Were it only a matter of collecting wealth, any nation could thrive and prosper, regardless of the competency of its masters. In collecting there is danger, but in redistributing there is nuance. Whereas caution was advised as to the means of collection, intelligence is advised as to the means of redistribution. And redistributed it must be, for a gold not spent is paramount to gold not earned. Nation's should endeavor to keep their coffers empty; except in the cases of emergency funds; and keep their national wealth flowing.

Among the ways to accomplish this there are many, and so I will attempt to detail but a few. A most basic way of maintaining a flowing economy is to embark on numerous government projects, to be paid for by the federal. The roads, bridges, and fortifications of a nation will require Menn able to maintain them; encouraging these activities will both service the infrastructure of a kingdom as well as redistribute the wealth, thereby stimulating the economy.

A more active government may seek stimulation by means of subsidising certain ventures, thereby making economically feasible what previously would have been unfeasible. A subsidy, when granted correctly, can bring about in efficacious manner a revitalization of an entire industry; in addition, it makes competitive against foreign trade what may have been a failing market.

The final method to which I will speak is that of government reward of industrial ingenuity; that is to say, federal contracts. In this the monarch assumes the role of the consumer on a scale greater than that of any private citizen. With an allotment for a free market and an absence of monopolies, a government can encourage and expedite innovations, while also gaining for themselves the benefits of that innovation. In essence, the government offers reward for services rendered to the crown, then reaps the reward of those benefits in dual measure. Firstly the federal will galvanize production of a more natural means than subsidy. Secondly, a government will gain the product of their prompting, which should be an item useful to their ends.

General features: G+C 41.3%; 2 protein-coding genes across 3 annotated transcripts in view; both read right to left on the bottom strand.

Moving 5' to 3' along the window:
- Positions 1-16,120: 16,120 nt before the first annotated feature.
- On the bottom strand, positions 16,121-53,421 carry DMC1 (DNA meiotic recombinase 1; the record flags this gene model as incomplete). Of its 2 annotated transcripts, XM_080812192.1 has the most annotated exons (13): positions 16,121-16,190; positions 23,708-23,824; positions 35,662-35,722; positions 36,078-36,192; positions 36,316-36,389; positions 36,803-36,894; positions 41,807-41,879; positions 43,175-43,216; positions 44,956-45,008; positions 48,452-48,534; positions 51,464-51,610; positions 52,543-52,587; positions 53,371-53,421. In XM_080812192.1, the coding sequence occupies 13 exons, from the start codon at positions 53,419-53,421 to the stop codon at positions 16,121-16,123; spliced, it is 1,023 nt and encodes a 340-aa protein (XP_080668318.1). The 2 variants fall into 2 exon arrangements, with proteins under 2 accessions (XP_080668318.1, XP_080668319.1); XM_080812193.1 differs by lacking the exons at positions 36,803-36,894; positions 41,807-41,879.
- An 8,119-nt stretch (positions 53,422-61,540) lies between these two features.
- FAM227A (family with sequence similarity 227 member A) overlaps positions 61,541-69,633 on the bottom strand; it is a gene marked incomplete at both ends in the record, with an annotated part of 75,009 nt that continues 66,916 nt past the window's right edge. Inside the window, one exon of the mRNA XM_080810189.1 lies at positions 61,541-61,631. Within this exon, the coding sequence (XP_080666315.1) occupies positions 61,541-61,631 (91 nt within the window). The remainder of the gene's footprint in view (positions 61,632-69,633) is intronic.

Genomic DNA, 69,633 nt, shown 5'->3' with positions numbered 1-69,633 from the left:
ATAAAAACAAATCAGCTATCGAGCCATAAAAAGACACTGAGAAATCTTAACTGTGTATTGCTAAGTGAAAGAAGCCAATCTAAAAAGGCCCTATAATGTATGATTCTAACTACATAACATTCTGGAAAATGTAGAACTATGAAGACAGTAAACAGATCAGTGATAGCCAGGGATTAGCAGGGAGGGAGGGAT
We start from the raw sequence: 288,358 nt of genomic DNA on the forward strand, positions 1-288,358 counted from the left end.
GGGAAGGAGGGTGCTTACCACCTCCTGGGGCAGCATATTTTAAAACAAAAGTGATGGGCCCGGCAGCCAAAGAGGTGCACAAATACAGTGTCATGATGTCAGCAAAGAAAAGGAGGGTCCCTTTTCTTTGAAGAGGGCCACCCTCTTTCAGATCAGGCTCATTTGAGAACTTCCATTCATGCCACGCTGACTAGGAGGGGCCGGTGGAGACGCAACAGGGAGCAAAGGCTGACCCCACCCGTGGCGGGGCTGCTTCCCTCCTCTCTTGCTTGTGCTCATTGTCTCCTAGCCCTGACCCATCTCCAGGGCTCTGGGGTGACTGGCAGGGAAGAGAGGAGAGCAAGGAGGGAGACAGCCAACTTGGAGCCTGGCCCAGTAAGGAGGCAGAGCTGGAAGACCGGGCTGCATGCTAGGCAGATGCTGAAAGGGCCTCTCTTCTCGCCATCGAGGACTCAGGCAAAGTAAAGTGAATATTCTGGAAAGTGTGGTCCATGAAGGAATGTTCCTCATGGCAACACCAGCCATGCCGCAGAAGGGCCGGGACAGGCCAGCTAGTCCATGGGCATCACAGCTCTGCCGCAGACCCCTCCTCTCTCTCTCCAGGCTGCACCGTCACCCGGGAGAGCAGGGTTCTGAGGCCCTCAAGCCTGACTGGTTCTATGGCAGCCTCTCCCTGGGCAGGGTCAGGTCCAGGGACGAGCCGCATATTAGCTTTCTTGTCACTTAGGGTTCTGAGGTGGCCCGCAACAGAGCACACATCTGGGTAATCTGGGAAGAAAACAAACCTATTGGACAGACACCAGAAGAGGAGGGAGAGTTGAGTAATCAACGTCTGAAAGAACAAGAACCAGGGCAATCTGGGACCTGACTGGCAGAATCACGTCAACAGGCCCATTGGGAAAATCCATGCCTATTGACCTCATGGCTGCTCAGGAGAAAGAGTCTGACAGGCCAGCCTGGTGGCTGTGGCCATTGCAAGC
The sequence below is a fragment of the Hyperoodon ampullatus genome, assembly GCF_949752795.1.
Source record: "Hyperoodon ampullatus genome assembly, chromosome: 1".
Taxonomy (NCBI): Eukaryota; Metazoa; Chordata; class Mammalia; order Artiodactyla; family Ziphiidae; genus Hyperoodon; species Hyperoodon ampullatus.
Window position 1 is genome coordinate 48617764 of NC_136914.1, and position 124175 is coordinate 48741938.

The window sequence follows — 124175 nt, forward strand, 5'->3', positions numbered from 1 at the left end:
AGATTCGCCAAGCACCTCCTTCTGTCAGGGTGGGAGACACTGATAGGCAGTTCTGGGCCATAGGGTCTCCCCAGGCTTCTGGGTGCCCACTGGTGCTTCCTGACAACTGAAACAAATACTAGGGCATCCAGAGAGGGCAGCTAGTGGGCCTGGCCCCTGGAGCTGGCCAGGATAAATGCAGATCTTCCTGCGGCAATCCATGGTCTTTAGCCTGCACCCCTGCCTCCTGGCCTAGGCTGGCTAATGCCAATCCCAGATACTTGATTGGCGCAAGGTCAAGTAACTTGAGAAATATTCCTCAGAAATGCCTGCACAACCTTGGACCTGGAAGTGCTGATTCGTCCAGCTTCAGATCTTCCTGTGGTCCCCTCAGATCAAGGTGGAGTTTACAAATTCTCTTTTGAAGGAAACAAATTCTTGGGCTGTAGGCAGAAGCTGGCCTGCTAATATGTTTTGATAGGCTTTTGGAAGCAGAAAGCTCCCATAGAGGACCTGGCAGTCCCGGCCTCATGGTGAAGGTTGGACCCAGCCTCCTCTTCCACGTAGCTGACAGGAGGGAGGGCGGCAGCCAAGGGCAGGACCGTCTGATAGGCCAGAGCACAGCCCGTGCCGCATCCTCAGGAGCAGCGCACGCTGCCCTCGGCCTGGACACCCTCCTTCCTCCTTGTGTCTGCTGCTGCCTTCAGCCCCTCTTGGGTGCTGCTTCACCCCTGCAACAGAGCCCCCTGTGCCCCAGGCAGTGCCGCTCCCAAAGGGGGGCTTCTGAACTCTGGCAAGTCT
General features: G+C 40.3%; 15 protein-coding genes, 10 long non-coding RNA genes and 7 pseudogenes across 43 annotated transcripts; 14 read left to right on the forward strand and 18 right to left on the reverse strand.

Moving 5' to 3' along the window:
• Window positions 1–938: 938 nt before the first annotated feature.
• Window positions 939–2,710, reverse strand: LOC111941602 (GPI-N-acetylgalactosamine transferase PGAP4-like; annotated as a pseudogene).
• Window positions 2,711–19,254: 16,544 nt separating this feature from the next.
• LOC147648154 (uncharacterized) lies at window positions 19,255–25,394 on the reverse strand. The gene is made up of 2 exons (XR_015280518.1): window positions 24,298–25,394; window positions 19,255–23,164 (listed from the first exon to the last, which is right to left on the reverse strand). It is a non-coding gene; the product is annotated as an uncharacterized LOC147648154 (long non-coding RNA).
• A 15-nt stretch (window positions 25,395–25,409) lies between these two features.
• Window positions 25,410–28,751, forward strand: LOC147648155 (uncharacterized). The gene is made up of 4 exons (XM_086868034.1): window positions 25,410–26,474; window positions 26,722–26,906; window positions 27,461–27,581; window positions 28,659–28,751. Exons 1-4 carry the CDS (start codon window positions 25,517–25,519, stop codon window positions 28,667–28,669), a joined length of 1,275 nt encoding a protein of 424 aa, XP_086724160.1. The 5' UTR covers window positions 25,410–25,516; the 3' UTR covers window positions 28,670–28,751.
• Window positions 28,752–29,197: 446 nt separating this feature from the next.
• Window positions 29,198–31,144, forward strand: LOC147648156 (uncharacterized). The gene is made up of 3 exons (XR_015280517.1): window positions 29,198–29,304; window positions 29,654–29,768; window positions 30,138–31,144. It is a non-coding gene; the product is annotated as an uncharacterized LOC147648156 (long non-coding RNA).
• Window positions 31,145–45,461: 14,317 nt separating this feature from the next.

There are many more ways in which a nation might conduct their finance, but those more arcane methods are beyond the scope of this publication and my poor power to elucidate them. I leave you then, with this humble note; that matters of economy are no trifling thing, and that pecuniary success rests on learned insight on such matters. It falls, then, on monarchs and their advisors to become knowledgeable, in order to maintain their own functioning economies.

11/24/2017 4:16:15 AM #1

Great post! It seemed reminiscent of pamphlets and essays published by the John Lockes and Hamiltons of early United States history. Which sort of makes sense for the early governments of Elyria. Many thanks for the enlightenment.

12/30/2017 12:42:22 AM #2

It should definitely be on the required reading list of anyone Mayor or higher!

12/8/2018 7:03:38 PM #3

Excellent and eloquent summary Mickdude!

I'm relieved to get a little confirmation of my own humble insights in the basic economic and financial affairs of kingdoms of Elyria. The logic is refreshing, and your use of words resplendent, exactly as a non-native speaking, roleplaying engineer like me would prefer it. Thank you very much.

1/6/2019 9:58:32 AM #4

If you're not a book writer in game I will be sad!

1/23/2019 2:04:37 AM #5

Posted By Zener Atlas at 04:58 AM - Sun Jan 06 2019

If you're not a book writer in game I will be sad!

We have a bit a ways to go before the game, but I have more works planned in the meantime. If possible, I'd want to just copy/paste these kind of things into the game